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TFFRS - Pregnancy Health: Lifestyle Interventions to Reduce the Risk of Gestational Diabetes

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Community Preventive Services Task Force Finding and Rationale Statement

Intervention Definition

Lifestyle interventions delivered during the first two trimesters of pregnancy aim to prevent gestational diabetes by actively encouraging women to eat a healthy diet and be physically active. Programs include one or more of the following components:

  • Supervised exercise classes
  • Diet education and counseling
  • Physical activity education and counseling
  • Diet activity (e.g., meal plan, food diary, individualized support)

Community Preventive Services Task Force Finding

The Community Preventive Services Task Force (CPSTF) recommends lifestyle interventions delivered during the first two trimesters of pregnancy to reduce the risk of gestational diabetes. The CPSTF finds strong evidence of effectiveness for lifestyle interventions that provide supervised exercise classes, either alone or in combination with other components to reduce the risk of gestational diabetes. The CPSTF finds sufficient evidence of effectiveness for lifestyle interventions that provide education and counseling for diet or physical activity, diet activities, or a combination of these components to reduce the risk of gestational diabetes.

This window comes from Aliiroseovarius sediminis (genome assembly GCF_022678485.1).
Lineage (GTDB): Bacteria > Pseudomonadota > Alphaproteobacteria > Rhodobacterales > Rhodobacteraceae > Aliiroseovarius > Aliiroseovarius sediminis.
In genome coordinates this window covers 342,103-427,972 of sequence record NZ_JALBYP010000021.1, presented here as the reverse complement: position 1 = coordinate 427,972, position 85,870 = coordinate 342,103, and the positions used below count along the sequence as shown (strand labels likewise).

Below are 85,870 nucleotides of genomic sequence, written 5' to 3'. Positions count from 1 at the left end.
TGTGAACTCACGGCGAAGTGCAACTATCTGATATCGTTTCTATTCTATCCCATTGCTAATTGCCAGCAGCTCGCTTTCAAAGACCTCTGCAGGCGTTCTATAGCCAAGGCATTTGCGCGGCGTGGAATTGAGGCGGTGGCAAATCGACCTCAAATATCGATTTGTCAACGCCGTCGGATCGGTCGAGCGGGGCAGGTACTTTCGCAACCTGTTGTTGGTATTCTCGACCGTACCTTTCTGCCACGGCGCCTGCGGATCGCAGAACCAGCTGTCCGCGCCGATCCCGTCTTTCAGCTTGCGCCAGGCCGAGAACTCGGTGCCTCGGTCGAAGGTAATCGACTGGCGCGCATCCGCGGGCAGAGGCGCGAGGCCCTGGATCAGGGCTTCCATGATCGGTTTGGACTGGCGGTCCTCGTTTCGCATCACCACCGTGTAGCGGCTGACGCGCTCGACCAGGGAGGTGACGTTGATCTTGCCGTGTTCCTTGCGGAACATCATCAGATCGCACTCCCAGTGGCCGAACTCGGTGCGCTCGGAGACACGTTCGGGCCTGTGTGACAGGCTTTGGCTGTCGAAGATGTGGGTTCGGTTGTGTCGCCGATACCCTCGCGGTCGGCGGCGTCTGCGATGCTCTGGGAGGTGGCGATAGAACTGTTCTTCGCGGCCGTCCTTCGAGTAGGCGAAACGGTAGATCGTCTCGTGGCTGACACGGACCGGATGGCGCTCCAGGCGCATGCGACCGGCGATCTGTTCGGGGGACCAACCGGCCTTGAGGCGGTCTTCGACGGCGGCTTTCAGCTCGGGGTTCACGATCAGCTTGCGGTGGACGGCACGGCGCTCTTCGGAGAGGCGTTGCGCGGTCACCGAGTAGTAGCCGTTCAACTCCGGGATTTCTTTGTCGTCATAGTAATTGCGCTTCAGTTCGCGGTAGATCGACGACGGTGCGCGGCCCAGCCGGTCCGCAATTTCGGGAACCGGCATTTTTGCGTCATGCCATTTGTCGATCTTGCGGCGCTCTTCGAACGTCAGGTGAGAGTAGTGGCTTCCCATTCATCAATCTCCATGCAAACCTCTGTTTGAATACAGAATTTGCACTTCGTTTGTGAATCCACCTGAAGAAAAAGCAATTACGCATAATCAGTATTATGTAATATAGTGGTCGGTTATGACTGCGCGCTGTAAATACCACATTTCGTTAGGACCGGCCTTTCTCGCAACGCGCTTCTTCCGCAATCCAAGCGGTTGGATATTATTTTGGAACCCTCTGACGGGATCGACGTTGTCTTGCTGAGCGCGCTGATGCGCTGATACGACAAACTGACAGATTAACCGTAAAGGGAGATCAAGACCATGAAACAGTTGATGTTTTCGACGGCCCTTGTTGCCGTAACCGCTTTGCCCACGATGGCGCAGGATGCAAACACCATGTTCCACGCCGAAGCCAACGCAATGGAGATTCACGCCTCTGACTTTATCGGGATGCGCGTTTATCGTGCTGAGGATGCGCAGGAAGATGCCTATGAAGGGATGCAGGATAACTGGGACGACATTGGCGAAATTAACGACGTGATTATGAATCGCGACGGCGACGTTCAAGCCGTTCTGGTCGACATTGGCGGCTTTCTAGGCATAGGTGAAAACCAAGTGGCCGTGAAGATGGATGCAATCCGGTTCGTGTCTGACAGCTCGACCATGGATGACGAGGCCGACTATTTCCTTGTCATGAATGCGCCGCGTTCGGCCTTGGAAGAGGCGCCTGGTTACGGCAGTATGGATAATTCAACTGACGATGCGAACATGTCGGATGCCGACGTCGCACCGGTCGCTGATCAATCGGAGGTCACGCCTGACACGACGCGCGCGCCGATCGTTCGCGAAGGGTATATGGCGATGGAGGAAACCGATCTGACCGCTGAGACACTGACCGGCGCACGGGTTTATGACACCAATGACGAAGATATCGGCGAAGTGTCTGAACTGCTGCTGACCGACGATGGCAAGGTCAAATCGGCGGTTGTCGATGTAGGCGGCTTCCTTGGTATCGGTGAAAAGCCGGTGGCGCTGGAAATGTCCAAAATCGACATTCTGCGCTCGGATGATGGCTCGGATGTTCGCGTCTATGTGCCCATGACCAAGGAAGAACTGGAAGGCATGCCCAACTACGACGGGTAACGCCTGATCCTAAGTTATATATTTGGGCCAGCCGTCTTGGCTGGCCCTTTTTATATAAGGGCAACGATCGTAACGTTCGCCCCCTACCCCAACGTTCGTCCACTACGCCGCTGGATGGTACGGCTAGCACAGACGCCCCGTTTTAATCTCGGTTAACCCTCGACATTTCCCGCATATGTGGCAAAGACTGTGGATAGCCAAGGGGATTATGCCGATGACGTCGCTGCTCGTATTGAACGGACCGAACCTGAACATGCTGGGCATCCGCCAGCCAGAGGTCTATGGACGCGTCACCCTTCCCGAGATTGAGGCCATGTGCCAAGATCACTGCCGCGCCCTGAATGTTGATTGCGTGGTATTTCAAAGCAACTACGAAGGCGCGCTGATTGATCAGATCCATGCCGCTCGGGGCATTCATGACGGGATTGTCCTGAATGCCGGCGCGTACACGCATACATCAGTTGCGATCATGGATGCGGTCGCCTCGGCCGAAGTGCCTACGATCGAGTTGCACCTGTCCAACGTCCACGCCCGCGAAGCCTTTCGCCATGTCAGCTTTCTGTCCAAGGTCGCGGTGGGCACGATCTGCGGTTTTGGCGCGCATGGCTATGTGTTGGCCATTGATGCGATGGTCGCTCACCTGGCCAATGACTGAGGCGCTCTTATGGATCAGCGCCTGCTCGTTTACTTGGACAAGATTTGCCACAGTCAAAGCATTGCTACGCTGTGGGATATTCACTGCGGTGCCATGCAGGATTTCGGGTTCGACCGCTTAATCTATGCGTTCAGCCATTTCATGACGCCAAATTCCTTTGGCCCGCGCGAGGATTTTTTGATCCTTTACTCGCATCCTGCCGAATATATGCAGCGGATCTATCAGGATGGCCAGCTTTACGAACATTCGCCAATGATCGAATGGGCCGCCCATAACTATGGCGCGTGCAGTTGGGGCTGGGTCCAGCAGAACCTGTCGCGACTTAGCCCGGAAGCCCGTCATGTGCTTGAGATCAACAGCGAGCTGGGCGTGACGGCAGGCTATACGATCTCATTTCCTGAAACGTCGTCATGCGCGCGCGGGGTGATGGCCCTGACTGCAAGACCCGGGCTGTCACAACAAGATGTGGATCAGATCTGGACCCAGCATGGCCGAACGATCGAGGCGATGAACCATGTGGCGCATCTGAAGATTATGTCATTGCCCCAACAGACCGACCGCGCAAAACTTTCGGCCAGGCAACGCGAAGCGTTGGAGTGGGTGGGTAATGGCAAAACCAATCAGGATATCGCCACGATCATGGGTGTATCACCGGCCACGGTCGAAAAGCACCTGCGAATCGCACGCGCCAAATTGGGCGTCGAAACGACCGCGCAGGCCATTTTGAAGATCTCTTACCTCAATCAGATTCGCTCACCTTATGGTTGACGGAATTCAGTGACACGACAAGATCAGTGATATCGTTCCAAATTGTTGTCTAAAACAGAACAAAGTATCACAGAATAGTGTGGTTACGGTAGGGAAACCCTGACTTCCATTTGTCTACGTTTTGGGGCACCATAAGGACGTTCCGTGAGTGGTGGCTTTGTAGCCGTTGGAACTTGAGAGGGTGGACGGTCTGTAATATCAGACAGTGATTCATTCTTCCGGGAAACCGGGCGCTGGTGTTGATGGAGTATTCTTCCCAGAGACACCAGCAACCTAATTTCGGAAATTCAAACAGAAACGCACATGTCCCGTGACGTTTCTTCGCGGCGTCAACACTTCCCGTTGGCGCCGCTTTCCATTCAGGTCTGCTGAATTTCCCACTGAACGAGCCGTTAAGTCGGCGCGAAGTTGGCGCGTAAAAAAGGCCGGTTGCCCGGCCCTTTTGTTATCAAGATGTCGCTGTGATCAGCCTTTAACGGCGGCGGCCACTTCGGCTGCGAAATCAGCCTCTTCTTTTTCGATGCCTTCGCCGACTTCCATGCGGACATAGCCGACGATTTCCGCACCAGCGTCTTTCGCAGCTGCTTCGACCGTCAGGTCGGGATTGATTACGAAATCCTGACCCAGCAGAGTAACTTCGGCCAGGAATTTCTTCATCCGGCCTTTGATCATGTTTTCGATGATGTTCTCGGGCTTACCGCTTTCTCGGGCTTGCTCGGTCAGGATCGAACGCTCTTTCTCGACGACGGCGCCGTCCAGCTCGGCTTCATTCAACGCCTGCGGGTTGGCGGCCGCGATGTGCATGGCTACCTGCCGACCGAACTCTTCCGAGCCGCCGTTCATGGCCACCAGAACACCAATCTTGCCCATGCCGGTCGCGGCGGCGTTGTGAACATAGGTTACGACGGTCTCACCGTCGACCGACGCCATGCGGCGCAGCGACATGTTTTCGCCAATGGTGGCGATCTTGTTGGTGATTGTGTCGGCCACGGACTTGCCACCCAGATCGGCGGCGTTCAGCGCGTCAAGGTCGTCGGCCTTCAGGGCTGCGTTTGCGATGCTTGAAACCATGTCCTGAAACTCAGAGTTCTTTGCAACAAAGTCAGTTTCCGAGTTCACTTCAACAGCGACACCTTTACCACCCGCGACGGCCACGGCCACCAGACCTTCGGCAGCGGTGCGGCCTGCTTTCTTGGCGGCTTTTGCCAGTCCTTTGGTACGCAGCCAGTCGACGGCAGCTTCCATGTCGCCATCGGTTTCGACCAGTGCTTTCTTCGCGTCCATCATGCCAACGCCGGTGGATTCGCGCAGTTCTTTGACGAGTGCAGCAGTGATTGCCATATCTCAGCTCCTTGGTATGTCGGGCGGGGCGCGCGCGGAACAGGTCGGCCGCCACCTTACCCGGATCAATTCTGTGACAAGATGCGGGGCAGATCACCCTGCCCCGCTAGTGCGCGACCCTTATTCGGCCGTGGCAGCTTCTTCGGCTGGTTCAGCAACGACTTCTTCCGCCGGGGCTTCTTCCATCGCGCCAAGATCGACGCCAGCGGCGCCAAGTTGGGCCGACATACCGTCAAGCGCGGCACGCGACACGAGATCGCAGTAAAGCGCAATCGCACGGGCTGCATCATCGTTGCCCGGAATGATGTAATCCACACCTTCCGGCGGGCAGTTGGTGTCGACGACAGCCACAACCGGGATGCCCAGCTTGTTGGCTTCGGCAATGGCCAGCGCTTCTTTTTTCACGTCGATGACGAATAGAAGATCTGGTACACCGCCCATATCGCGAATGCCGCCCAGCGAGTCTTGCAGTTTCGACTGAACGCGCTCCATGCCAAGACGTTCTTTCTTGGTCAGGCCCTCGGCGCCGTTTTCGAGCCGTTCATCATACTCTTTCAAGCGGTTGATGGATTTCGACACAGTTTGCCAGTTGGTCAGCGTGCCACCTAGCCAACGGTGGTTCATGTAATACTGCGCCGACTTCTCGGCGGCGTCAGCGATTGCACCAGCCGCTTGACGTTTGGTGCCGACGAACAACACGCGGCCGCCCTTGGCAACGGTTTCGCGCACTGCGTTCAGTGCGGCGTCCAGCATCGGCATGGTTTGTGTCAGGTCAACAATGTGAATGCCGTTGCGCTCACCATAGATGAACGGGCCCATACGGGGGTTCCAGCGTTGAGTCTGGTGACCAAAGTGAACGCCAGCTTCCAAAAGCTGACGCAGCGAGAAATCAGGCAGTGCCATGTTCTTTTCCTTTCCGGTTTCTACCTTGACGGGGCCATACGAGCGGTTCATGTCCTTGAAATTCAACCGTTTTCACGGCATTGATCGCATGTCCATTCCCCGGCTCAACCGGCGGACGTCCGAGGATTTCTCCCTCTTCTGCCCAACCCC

Rationale

Basis of Finding

The Community Preventive Services Task Force (CPSTF) recommendation is based on evidence from 29 studies identified in a recently published review by Song and colleagues (Song et al. 2016). The Community Guide review team (the Team) examined the review and included studies identified in the Song review for assessment. The Team drafted the intervention definition, abstracted study results and intervention and population characteristics. The team calculated effect estimates for each included study, and determined medians and interquartile intervals (IQI) for the summary effect estimates and stratified analyses.

The CPSTF recommendation on lifestyle interventions that provide supervised exercise classes, either alone or in combination with other components is based on evidence from 13 studies (search period through October 2015). Compared to usual care, lifestyle interventions that provided supervised exercise classes alone or in combination with other components reduced the risk of developing gestational diabetes by 32%.

The CPSTF recommendation for lifestyle interventions that provide education and counseling for diet or physical activity, diet activities, or a combination of these components is based on 16 studies (search period through October 2015). Compared to usual care, education and counseling for diet and physical activity reduced the risk of gestational diabetes by 31% (see Table 1).